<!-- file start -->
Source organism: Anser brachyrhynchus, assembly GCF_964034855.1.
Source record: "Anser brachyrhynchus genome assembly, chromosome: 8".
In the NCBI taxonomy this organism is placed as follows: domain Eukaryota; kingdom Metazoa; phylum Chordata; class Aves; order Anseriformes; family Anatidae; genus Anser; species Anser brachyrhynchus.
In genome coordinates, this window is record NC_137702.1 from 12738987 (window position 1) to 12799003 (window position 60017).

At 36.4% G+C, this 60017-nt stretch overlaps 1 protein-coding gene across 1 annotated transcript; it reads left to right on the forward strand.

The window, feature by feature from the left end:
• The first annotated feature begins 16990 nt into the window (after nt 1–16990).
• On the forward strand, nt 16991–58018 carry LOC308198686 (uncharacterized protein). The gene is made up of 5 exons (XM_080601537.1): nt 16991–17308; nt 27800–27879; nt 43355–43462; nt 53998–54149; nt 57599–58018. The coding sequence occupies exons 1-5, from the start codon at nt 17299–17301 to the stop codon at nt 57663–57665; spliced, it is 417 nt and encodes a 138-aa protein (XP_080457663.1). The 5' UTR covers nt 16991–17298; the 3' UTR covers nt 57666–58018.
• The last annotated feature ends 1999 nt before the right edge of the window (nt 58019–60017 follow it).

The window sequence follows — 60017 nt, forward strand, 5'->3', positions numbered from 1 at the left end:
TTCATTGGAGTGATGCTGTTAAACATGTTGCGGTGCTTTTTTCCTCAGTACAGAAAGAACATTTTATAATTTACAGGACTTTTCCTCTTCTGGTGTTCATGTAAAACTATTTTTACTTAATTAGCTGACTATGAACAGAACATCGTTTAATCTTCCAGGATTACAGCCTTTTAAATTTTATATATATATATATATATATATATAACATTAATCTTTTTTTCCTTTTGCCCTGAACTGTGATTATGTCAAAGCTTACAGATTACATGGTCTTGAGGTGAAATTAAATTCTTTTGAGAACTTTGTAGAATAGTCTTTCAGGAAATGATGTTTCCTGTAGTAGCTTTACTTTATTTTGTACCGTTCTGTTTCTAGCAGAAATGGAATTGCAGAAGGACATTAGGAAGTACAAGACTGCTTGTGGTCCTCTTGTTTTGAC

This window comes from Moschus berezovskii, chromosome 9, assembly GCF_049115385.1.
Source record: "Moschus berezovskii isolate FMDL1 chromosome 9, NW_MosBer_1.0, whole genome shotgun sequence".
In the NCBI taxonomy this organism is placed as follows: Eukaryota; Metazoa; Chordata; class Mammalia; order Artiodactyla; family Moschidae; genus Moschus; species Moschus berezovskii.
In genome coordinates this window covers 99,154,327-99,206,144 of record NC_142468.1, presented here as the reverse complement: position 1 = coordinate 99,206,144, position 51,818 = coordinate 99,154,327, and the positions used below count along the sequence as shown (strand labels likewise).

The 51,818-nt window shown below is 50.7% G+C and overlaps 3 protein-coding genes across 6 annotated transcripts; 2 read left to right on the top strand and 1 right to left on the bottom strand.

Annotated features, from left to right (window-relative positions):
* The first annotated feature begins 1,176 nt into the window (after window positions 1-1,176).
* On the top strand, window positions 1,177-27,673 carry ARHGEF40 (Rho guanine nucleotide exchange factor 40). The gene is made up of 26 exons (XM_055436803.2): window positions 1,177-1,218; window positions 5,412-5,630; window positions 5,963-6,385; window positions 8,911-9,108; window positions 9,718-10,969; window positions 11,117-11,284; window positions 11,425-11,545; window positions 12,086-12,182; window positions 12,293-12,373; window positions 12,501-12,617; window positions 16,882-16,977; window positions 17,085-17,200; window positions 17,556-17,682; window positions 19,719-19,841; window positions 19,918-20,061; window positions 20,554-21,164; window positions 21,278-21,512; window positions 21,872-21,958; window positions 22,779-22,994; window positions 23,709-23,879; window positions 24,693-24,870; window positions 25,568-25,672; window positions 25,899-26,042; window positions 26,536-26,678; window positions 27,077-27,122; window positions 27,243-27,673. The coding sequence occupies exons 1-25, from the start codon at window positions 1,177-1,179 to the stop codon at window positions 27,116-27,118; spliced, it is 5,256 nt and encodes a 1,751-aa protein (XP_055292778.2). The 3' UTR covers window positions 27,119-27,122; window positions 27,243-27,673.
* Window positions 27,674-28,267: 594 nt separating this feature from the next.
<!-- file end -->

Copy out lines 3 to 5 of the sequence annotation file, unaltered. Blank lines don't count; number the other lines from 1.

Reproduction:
In the NCBI taxonomy this organism is placed as follows: domain Eukaryota; kingdom Metazoa; phylum Chordata; class Aves; order Anseriformes; family Anatidae; genus Anser; species Anser brachyrhynchus.
In genome coordinates, this window is record NC_137702.1 from 12738987 (window position 1) to 12799003 (window position 60017).

At 36.4% G+C, this 60017-nt stretch overlaps 1 protein-coding gene across 1 annotated transcript; it reads left to right on the forward strand.